servo blocking detection with rotary sensor in joint

I have added gears and an AS5600 rotary encoder to one of my InMoov shoulders. For shoulder moves I am applying incrementing positions every 20 ms to my shoulder servo. When requesting shoulder positions I record the requested position and the measured position for each of the 20 ms steps.
I would like to use the measured position vs. the requested position to detect a blocking of the shoulder move.

The result is that the servo initially shows a large lag until it starts to move (about 0.7 s before I measure a change in the shoulder position). At the end of the move (after requesting the final target position) the servo still keeps moving for about 2 secs until it arrives at (or close to) the final position. This makes it more or less impossible to detect  a blocking and avoid a wrong blocking detection.

Thought I might ask if somebody has experienced similar issues and what could provide a better way to make the shoulder move in a more timely fashion and to allow blocking detection.

My initial ideas:
1) instead of many small linear increments I could request positions using a power function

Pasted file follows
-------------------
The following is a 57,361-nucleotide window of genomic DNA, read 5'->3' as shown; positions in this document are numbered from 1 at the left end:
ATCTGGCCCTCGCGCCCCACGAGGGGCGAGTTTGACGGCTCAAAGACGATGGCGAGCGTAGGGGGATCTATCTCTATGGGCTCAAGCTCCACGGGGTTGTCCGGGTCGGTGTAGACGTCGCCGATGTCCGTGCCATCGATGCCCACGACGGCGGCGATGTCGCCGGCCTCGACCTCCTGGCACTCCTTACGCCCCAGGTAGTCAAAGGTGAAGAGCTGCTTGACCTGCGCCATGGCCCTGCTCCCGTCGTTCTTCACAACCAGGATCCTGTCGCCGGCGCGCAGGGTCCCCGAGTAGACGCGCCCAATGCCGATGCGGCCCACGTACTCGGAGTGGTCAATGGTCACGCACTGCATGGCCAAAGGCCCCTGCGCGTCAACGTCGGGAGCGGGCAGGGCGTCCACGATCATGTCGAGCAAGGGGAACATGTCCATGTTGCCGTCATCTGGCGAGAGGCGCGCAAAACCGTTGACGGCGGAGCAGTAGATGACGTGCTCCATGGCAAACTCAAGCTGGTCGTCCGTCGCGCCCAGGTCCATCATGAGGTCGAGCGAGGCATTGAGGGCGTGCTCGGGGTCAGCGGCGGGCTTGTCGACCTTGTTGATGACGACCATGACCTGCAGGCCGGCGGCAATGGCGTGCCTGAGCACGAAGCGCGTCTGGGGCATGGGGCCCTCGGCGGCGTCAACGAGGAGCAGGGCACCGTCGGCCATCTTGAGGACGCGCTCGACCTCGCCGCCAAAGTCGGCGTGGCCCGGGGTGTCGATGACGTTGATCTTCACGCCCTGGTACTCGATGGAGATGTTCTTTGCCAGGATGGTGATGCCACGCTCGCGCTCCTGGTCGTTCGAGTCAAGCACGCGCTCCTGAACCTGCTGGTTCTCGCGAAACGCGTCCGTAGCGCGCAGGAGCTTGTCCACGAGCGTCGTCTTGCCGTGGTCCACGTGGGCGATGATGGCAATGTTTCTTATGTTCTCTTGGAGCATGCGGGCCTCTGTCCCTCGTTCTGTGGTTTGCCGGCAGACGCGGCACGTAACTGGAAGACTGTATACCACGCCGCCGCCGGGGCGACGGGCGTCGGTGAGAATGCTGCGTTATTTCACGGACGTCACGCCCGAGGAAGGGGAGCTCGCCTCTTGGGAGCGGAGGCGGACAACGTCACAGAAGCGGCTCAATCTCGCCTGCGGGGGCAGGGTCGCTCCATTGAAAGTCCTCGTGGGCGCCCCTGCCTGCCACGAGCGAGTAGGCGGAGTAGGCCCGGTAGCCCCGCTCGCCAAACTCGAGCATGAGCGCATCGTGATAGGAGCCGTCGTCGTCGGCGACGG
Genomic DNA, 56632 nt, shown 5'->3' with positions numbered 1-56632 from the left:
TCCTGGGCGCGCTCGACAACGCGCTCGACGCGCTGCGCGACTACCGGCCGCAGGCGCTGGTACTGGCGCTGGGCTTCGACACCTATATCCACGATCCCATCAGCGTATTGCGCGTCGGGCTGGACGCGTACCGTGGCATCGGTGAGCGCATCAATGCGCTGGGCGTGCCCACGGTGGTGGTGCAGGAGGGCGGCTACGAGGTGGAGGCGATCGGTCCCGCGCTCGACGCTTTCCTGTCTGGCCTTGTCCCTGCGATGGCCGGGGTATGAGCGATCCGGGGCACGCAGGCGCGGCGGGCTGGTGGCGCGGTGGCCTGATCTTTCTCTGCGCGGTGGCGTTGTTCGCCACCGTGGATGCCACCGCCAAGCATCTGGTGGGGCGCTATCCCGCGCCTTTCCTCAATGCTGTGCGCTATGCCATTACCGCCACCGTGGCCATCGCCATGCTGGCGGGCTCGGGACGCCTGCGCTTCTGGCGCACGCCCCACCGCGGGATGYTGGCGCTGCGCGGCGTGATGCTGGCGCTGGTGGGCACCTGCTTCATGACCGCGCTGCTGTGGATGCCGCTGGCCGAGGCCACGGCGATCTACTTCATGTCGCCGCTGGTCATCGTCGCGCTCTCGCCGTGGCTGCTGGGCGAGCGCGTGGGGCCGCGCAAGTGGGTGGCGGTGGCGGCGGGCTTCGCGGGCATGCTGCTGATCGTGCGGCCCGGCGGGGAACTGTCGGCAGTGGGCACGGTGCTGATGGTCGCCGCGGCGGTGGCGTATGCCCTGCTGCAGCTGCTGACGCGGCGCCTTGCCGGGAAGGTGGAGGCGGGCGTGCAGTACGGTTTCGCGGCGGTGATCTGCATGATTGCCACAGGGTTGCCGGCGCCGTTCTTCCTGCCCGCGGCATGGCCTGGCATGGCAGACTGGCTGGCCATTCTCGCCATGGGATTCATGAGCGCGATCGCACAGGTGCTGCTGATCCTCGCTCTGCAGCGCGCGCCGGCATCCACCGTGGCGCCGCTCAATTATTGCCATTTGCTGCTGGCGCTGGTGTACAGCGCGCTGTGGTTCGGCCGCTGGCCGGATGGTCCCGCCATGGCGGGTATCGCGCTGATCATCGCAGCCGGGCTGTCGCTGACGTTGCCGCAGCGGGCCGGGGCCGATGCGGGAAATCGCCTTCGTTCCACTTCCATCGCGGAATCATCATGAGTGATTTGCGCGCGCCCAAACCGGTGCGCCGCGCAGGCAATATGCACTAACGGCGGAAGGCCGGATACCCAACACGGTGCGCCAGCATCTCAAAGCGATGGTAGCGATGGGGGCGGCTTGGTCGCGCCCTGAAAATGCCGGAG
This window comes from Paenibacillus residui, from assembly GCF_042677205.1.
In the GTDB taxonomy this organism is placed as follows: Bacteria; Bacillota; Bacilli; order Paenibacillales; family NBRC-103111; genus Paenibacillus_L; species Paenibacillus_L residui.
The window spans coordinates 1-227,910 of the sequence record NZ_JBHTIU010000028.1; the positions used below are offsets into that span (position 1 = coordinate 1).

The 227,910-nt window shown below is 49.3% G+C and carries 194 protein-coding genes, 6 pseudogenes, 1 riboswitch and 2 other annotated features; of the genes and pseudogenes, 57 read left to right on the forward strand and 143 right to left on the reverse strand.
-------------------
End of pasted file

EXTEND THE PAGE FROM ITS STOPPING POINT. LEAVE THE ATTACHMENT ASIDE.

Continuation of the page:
2) I could calculate the expected measured positions using an inverse power function
3) a combination of above methods
4) run repeated moves and let the robot "learn" and improve (do not know where to start with this)
5) use pychrono (physics engine) to get more realistic expected measured positions (looks however above my abilities)

I am aware that the shoulder start position, move direction, current bicep, rotate and omoplate positions will have an impact on the shoulder move progress. For a start I would be happy to have a solution for a very limited scenario (e.g. all servos at rest position).

 

juerg's picture

servo control

Started experimenting with PID control of the move.
As I am able to come up with parameters for a given start and target position that result in a nice controlled move the problem looks to be the gravity. An upward move lags considerably and needs a far away servo position to make the arm start to move. On the contrary the move back to the rest position (straight down) starts rather immediately and needs a completely different parameter set.

Stuck at the moment and it looks like I am rather a lonely fighter with this subject.